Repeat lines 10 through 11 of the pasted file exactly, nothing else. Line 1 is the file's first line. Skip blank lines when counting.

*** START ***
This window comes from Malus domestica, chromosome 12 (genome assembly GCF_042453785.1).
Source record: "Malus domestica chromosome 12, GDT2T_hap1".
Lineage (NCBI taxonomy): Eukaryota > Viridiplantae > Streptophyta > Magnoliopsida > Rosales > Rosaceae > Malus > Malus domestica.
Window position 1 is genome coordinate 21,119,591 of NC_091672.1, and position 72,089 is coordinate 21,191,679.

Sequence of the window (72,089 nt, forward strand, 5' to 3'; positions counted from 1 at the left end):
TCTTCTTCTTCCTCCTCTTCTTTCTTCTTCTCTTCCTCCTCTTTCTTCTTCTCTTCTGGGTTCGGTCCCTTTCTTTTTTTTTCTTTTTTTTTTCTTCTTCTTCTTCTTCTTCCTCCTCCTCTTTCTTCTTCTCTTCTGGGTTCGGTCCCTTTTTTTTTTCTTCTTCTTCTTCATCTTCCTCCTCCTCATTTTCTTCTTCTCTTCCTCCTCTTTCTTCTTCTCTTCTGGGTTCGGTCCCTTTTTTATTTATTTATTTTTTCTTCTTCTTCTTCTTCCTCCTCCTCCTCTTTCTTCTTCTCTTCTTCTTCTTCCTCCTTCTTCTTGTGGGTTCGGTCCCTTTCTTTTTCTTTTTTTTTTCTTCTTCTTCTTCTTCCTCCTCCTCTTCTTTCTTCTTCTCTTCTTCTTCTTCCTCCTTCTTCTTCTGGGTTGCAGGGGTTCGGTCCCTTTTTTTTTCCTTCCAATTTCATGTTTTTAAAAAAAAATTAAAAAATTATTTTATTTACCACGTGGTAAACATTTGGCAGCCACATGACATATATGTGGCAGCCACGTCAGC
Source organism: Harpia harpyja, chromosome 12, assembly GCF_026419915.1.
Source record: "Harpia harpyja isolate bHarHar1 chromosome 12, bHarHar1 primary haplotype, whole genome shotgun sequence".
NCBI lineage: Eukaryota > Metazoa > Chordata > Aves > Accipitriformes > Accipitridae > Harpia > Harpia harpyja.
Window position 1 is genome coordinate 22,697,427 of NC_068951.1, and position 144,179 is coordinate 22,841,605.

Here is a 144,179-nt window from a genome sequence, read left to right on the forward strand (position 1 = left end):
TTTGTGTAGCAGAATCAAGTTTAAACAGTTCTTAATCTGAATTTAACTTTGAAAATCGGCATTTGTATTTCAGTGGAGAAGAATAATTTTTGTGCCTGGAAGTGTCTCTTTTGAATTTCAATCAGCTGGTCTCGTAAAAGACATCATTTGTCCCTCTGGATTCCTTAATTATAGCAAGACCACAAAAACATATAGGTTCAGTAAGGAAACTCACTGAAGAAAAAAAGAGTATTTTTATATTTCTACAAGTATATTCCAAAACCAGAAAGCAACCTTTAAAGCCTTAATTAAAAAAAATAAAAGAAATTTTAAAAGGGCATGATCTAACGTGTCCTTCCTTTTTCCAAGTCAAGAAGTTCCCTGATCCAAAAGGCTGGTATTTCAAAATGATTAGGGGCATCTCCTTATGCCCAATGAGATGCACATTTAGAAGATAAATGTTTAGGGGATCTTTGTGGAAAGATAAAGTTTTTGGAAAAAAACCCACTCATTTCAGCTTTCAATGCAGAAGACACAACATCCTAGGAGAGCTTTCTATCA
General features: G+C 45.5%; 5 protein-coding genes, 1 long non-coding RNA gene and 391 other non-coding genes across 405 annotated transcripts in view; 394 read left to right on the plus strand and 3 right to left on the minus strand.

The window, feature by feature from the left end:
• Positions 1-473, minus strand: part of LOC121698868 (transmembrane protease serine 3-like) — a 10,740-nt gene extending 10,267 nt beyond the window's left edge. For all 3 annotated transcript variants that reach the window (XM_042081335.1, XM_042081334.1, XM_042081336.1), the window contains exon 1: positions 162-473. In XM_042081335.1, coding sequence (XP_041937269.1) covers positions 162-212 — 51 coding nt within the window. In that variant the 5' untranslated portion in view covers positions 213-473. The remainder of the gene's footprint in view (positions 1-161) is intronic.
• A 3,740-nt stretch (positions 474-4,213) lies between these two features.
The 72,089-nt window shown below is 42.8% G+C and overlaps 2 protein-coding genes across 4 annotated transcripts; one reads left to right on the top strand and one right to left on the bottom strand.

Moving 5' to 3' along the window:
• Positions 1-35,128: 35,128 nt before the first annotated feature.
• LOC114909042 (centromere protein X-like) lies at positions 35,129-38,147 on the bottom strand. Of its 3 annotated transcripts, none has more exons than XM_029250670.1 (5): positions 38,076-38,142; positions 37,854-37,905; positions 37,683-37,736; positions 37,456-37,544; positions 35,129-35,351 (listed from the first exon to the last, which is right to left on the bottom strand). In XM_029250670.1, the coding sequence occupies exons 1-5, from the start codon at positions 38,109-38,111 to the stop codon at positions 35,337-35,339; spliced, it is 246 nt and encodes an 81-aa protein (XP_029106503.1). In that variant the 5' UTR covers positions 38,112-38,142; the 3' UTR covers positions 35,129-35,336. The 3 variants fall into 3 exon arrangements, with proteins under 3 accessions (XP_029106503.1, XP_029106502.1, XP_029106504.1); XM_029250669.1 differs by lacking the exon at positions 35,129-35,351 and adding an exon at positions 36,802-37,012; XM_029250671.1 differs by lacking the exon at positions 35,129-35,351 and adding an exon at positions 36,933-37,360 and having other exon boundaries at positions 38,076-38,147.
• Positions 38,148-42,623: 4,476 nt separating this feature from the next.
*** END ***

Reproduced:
Window position 1 is genome coordinate 22,697,427 of NC_068951.1, and position 144,179 is coordinate 22,841,605.

Here is a 144,179-nt window from a genome sequence, read left to right on the forward strand (position 1 = left end):